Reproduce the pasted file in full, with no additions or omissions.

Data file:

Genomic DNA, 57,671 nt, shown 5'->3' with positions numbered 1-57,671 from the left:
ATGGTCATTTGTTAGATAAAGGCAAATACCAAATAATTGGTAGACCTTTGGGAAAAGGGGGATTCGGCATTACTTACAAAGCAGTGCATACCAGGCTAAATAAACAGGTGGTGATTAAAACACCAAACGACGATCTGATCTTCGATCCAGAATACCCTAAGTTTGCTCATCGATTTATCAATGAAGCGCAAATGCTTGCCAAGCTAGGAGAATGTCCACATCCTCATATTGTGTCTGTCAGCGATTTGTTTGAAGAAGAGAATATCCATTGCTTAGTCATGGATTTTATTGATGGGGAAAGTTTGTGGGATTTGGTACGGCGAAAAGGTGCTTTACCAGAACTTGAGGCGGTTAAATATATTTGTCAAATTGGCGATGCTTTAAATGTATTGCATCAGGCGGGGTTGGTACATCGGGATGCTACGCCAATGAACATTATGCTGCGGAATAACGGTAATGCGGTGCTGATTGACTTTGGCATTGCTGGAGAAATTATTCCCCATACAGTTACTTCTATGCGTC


Genomic DNA, 57,671 nt, shown 5'->3' with positions numbered 1-57,671 from the left:
ATGGTCATTTGTTAGATAAAGGCAAATACCAAATAATTGGTAGACCTTTGGGAAAAGGGGGATTCGGCATTACTTACAAAGCAGTGCATACCAGGCTAAATAAACAGGTGGTGATTAAAACACCAAACGACGATCTGATCTTCGATCCAGAATACCCTAAGTTTGCTCATCGATTTATCAATGAAGCGCAAATGCTTGCCAAGCTAGGAGAATGTCCACATCCTCATATTGTGTCTGTCAGCGATTTGTTTGAAGAAGAGAATATCCATTGCTTAGTCATGGATTTTATTGATGGGGAAAGTTTGTGGGATTTGGTACGGCGAAAAGGTGCTTTACCAGAACTTGAGGCGGTTAAATATATTTGTCAAATTGGCGATGCTTTAAATGTATTGCATCAGGCGGGGTTGGTACATCGGGATGCTACGCCAATGAACATTATGCTGCGGAATAACGGTAATGCGGTGCTGATTGACTTTGGCATTGCTGGAGAAATTATTCCCCATACAGTTACTTCTATGCGTC